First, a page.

In years past, PWC were often considered a large, somewhat inexpensive gateway to get people into the world of boating. While still true on some occasion, with more and more upgraded models of PWCs coming to market, this is not entirely the case anymore. Not only are new models of PWC getting speedier and sportier, but they’re also growing in utility and uses.
From the power and speed of the Kawasaki SX-R standup watercraft and the Sea-Doo Wake Pro 230, to the all-around utility and size of the Yamaha FX Series, and everything else in between, there’s a PWC to match both individual and family needs in today’s market.
With growing diversity in units and a range of price points, PWC sales continue to climb year over year. According to data from the National Marine Manufacturers Association, PWC sales in 2017 were up 5 percent over 2016 and have been growing for the past six consecutive years.
Most manufacturers are reporting that they have returned to pre-downturn numbers, if not surpassing them.
“We are a little ahead of where we were before 2008 and 2008, as far as units, which obviously means dollars are well ahead, because units have come up in price in the last 10-11 years quite a bit,” said Yamaha General Manager of Sales & Marketing Bryan Seti. “Unit and dollar levels are ahead of where we were before the downturn.”
“The industry has adjusted to the new realities with a more focused, leaner approach and is built around being a healthier business for the long haul,” added Look Marketing President Tim McKercher, who represents BRP’s Sea-Doo. “With that, there is room for greater growth.”
What’s in the water?
Growth in the PWC market is a result of many different factors, one of which being the variety of products in the current market.
“I think there’s a lot of great product out there; a lot of great product at different price points,” Seti said. “A lot of great product that consumers can use probably in many different ways.”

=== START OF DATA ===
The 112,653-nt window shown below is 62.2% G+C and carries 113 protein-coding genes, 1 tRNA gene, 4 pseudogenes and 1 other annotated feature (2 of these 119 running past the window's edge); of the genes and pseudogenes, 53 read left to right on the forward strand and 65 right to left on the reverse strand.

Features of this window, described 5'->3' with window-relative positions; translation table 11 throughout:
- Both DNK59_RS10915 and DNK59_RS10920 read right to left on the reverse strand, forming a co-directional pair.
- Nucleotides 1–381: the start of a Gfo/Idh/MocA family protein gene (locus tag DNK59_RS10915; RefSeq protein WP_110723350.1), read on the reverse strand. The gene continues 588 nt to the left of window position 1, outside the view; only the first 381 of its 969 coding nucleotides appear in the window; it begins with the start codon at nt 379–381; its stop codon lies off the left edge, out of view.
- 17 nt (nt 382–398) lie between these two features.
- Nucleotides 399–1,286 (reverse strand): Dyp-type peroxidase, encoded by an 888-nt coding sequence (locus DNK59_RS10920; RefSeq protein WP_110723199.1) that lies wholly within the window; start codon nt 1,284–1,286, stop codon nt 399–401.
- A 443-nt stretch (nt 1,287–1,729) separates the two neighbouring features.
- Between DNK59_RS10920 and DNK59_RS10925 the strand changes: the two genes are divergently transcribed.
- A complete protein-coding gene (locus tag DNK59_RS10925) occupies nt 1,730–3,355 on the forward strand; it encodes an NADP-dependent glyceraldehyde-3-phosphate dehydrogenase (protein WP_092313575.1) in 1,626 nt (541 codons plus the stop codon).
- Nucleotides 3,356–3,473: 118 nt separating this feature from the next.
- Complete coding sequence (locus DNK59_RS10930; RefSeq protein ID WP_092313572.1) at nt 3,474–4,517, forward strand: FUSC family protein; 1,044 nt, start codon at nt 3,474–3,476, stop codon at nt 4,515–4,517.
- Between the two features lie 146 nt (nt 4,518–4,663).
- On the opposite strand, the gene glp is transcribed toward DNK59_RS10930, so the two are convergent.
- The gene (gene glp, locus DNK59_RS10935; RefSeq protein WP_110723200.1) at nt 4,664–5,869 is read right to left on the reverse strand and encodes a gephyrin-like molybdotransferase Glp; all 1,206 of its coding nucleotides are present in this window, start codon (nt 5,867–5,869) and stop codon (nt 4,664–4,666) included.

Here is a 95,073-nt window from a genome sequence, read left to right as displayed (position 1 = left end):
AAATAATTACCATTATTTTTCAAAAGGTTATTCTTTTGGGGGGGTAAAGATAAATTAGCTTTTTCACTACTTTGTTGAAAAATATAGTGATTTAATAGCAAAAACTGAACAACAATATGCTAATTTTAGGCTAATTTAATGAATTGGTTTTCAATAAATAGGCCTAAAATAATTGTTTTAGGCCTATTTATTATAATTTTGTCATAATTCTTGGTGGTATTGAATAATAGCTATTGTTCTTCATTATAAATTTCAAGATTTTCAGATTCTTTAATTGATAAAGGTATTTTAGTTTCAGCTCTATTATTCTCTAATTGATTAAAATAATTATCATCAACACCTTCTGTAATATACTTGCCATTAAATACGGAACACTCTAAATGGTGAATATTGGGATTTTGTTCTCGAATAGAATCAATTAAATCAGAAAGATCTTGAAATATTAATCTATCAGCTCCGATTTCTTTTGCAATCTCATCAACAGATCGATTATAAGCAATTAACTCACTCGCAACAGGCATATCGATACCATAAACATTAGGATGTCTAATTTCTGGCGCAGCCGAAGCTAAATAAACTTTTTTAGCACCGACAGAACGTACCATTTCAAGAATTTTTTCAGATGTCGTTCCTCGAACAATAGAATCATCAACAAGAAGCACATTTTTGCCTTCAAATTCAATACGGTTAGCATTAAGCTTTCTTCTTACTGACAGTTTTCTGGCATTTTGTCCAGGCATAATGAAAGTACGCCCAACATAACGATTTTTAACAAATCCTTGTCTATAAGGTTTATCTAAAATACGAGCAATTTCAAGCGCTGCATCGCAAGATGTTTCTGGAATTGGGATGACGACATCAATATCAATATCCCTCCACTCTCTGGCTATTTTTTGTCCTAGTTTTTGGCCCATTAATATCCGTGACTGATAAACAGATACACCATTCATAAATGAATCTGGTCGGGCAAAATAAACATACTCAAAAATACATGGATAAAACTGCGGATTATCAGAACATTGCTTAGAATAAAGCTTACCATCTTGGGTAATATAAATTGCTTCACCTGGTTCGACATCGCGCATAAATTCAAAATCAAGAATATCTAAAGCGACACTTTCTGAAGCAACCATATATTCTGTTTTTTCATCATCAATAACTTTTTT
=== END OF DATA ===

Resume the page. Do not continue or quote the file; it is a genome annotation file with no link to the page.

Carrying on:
McKercher said that there isn’t necessarily one specific PWC segment dominating any of the others.
“The Spark has been the best selling model with recreation, luxury, and performance all being fairly balanced across the spectrum of PWC buyers,” McKercher said. “For 2018, the new Sea-Doo GTX (luxury) and RXT (performance) platforms have been the hot seller.”
McKercher also noted the Sea-Doo Spark changed the used versus new paradigm slightly by offering a lower price on base models. Yet overall, “PWC transactions – both new and used – continue to grow as the economy continues to be strong,” he said.
Dave Oventhal, Kawasaki senior manager of corporate research and product management, said that 3T and 2T entry vehicles are really driving the sales by 2:1 and 3:1 ratios, respectively. “It’s those low-cost entry models,” he added.
Oventhal also mentioned the specific success of the Sea-Doo Spark. “The Spark is still a very high volume model,” he said. “We’re actually seeing that it’s not necessarily a low, low price. People are adding on options. But it’s still relatively a good value, especially for people getting into the sport.”
In talking to various dealers, Oventhal said that it’s the $10,000 and below units that are the strong sellers in the current market.
The diversity of products in the PWC market isn’t the only thing that’s changing and growing. Seti said he’s seeing three generations coming together – grandparents, parents and children – using personal watercraft.
However, despite the range in user age, Seti added that it’s typically the parents and grandparents purchasing the PWCs.
“I think the younger generation is pushing the need and the want for it. Certainly, the parents and the grandparents are in most cases paying for it,” he said. “They’re buying it so that a younger or a mid-generation can actually use the product. I heard somebody give a great name for it, it’s kind of baby bait, a way to get the kids and the grandchildren to come to the lake house and spend time with the grandparents.”
Seti said he’s starting to see Millennials transition to the purchaser, rather than the influencer, with a first-time buyer rate over 50 percent. McKercher attributed the increase in the millennial and lower-age buyer primarily to the Sea-Doo Spark.
“There’s definitely this level of freedom that has always existed with personal watercraft. I think it continues even more so today, this spirit of being an individual, with individualistic experiences,” Seti said. “Certainly, the millennial group is part of that spirit.”
Despite an increase in millennial first-time buyer rates, McKercher said that the average owner is in his or her mid-40s, college educated and with a family.
“While men are the primary purchasers of PWC, we know the entire family is involved in the purchase process as the entire family will be users of the product,” he added.
A large draw with the PWC has always been the ability to be both a family product and a product for the individual.
Oventhal said that PWCs offer the excitement of an individual activity, like with a motorcycle, but also offer an opportunity for groups to go adventure together.
“People are using PWC for more of an adventure, and exploration,” Oventhal said. “Kind of go out to rivers and lakes, and find new things, place to go, or places to fish.”